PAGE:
Guy Maddin, Careful, 1992, stills from a color film in 16 mm transferred to 35 mm, 100 minutes. Guy Maddin, Careful, 1992, stills from a color film in 16 mm transferred to 35 mm, 100 minutes.
  6. GREGOR SCHNEIDER, DIE FAMILIE SCHNEIDER, 2004

    To experience this work, viewers had to make an appointment at an office, where they were paired with someone else and then given keys to two neighboring houses. Each person would enter one of the houses to explore for ten minutes, exit, and then switch houses for ten more minutes. This staging, a series of tableaux vivants, was more oppressive than I can describe. A woman monotonously washed dishes at a kitchen sink; a man wanked in a bathroom; a figure covered in a plastic bag hid behind a bed. The actors were twinned (literally) in the other identical house: When I entered the second home and understood the doubling, I couldn’t go through all of it again. Schneider triumphed in a difficult task—creating something that was so artificial yet so affective.

  7. VLADIMIR NABOKOV, PALE FIRE (PUTNAM, 1962)

    This novel consists of a 999-line poem by a late, fictional American poet named John Shade, followed by a lengthy commentary from Shade’s friend Charles Kinbote. His “annotation” is never a straightforward analysis of the poem—it is a vehicle from which an unsettling narrative unfolds. The crazed first-person musings of Shade’s self-appointed scholar epitomize Nabokov’s brilliance at destabilizing our trust in personal testimony, allowing us to enter a metanarrative that reveals the delusions of his characters.

  8. JAMES COLEMAN, I N I T I A L S, 1993–94

    Composed of slide projections and synchronized audio, this work seems to me an open-ended question in that it retains the energy of asking and is never defined by an answer. It is a complex installation that calls attention to its own construction, but it somehow transcends this reflexivity as it oscillates between absorption and distance. If Gregor Schneider sucks you into his unbearable yet possible world, and Guy Maddin creates the implausible within an artificial, hermetic microcosm, Coleman’s work finds a balance between these two realms.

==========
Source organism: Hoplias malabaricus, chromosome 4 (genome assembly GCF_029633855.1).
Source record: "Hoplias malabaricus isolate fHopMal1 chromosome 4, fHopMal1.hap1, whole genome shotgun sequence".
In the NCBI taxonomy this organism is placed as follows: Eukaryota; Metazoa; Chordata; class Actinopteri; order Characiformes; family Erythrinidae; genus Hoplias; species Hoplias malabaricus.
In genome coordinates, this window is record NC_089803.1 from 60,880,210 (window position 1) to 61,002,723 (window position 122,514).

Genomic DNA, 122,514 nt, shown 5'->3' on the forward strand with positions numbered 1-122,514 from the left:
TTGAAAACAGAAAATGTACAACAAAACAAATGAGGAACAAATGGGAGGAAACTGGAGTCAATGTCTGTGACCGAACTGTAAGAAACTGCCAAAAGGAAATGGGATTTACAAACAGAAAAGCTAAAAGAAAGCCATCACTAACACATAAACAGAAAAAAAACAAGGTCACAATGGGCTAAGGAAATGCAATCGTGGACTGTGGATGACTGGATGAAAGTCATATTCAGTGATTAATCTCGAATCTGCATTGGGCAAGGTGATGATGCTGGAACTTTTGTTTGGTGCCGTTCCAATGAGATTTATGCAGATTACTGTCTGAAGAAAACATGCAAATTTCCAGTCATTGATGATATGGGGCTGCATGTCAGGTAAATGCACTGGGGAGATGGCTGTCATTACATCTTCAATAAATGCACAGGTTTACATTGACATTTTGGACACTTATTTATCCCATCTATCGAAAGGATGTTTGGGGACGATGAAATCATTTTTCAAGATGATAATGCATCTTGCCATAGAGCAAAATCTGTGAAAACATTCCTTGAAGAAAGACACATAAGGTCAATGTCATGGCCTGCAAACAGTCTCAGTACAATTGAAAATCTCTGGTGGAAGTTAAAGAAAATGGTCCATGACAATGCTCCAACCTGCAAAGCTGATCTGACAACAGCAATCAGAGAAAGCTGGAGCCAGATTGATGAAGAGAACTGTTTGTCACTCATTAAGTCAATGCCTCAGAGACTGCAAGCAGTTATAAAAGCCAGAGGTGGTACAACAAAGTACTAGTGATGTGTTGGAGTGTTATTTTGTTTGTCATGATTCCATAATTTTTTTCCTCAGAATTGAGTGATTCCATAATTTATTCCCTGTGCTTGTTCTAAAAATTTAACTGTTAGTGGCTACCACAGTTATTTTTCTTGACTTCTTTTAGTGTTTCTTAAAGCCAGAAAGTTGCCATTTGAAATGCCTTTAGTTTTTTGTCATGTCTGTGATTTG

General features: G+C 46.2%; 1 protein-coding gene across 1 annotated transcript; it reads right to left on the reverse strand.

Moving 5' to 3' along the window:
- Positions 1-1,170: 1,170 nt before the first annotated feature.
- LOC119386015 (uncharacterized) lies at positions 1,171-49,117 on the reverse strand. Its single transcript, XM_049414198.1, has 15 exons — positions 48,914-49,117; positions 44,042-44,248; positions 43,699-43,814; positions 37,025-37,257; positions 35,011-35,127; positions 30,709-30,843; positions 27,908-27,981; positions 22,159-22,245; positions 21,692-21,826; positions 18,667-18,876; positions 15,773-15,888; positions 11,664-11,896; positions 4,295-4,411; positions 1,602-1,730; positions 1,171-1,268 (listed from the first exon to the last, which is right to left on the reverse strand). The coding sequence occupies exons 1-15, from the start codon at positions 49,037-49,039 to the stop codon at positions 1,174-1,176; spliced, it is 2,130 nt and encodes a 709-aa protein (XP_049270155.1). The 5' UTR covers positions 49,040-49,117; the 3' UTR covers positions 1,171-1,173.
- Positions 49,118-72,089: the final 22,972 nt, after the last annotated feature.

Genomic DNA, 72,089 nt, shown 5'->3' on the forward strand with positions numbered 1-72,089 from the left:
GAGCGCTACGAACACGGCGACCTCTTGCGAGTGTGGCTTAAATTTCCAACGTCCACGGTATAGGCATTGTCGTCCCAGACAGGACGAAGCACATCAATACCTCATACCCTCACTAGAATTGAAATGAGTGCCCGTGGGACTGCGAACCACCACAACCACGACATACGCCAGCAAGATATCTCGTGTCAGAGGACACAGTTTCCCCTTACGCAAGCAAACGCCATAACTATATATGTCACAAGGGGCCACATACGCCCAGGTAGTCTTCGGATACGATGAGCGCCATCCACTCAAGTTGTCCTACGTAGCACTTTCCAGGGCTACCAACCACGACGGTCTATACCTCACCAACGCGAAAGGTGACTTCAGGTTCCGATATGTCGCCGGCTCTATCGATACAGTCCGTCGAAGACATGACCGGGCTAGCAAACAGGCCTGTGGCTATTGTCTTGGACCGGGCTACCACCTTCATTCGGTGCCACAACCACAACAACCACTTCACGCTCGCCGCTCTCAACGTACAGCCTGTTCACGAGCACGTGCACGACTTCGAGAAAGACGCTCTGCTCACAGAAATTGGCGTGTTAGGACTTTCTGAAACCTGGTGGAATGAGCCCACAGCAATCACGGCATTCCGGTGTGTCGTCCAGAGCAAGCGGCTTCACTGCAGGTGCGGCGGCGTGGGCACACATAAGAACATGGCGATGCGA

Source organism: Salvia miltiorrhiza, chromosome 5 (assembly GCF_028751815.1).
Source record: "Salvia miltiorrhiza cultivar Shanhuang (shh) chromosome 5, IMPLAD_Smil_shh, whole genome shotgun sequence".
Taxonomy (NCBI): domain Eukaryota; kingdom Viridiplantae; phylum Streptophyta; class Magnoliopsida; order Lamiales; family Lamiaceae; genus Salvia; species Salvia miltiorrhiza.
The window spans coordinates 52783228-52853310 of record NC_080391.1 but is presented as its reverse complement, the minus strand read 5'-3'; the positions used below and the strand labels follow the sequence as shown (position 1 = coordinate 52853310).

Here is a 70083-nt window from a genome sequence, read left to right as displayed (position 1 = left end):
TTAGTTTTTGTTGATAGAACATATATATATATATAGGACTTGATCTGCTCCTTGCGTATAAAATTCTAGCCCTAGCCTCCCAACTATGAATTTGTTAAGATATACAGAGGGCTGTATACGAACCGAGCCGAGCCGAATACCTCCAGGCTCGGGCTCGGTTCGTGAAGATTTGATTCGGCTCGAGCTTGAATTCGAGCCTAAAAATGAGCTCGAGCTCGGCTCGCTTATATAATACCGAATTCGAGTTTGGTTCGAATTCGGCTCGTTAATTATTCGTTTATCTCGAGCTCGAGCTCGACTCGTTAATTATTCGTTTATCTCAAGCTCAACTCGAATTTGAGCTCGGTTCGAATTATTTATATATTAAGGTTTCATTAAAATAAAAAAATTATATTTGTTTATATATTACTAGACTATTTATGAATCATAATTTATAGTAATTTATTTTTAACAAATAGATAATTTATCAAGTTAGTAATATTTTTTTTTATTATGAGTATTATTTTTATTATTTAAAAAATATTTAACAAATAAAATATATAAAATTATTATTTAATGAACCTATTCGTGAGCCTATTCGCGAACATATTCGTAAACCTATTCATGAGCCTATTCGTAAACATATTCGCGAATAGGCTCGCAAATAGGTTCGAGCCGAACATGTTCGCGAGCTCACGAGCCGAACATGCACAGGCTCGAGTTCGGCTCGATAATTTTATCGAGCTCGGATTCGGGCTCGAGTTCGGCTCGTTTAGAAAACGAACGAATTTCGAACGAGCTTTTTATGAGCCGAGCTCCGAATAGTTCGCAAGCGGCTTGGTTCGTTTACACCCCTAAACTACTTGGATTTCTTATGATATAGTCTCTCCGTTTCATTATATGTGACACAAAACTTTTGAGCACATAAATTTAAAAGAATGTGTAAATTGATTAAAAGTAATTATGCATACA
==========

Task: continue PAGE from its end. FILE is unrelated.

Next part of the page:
James Coleman, I N I T I A L S, 1993–94, projected slides with synchronized audio narration, 21-minute loop. James Coleman, I N I T I A L S, 1993–94, projected slides with synchronized audio narration, 21-minute loop.
  9. ELIZABETH PRICE, USER GROUP DISCO, 2009

    Price’s video installation, seen this past spring at Spike Island in Bristol, UK, documents the contents of a “Hall of Sculptures”—a fictional repository of mundane twentieth-century debris whose objects are displayed against a stark black void. Backed by a sound track riffing on A-ha’s “Take on Me,” the video presents intermittent political, poetic, and philosophical statements superimposed over domestic items such as cups, bowls, and ashtrays twirling on turntables, shedding their ordinariness for ethereality in the hyperreal gloss of HD.

  10. DAVE BURROWS, KIT POULSON, AND ALEX BAKER, SKRYING PERFORMANCE: INVESTIGATION OF TRUTHS NATURAL AND SUPERNATURAL, AT ROYAL ACADEMY OF ARTS, LONDON, 2008

    Skrying was one of thirty nights of live events curated by Jen Wu and Anthony Gross for their series Event Horizon. Taking cues from the writings of sixteenth-century astronomer, mathematician, and occultist John Dee, three participants sought to reinterpret Dee’s “dignification” process for contacting supercelestial beings. This included using modern equivalents, such as air freshener. At one point, Poulson, whose face was covered with black ink, fell into such a trancelike state while playing a small guitar that even fellow performer Burrows looked worried.

     Skrying Performance: Investigation of Truths Natural and Supernatural, 2008. Performance view, Royal Academy of Arts, London, December 21, 2008. Kit Poulson and Dave Burrows. Photo: Atlanta Rascher. Skrying Performance: Investigation of Truths Natural and Supernatural, 2008. Performance view, Royal Academy of Arts, London, December 21, 2008. Kit Poulson and Dave Burrows. Photo: Atlanta Rascher.